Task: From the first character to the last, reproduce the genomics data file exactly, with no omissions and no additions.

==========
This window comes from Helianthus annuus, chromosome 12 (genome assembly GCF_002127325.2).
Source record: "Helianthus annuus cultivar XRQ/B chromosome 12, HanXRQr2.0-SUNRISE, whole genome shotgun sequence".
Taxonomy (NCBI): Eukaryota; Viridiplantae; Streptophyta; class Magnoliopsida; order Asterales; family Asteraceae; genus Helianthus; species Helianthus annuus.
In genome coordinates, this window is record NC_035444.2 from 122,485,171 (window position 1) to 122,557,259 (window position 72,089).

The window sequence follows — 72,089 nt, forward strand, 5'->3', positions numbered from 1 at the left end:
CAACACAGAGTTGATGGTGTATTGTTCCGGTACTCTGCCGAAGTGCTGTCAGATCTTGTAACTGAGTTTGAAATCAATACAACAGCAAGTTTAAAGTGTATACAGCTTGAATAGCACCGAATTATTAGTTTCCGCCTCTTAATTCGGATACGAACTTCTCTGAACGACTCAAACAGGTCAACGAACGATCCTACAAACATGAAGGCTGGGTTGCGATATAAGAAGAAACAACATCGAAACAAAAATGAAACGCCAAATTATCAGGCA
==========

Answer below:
This window comes from Helianthus annuus, chromosome 12 (genome assembly GCF_002127325.2).
Source record: "Helianthus annuus cultivar XRQ/B chromosome 12, HanXRQr2.0-SUNRISE, whole genome shotgun sequence".
Taxonomy (NCBI): Eukaryota; Viridiplantae; Streptophyta; class Magnoliopsida; order Asterales; family Asteraceae; genus Helianthus; species Helianthus annuus.
In genome coordinates, this window is record NC_035444.2 from 122,485,171 (window position 1) to 122,557,259 (window position 72,089).

The window sequence follows — 72,089 nt, forward strand, 5'->3', positions numbered from 1 at the left end:
CAACACAGAGTTGATGGTGTATTGTTCCGGTACTCTGCCGAAGTGCTGTCAGATCTTGTAACTGAGTTTGAAATCAATACAACAGCAAGTTTAAAGTGTATACAGCTTGAATAGCACCGAATTATTAGTTTCCGCCTCTTAATTCGGATACGAACTTCTCTGAACGACTCAAACAGGTCAACGAACGATCCTACAAACATGAAGGCTGGGTTGCGATATAAGAAGAAACAACATCGAAACAAAAATGAAACGCCAAATTATCAGGCA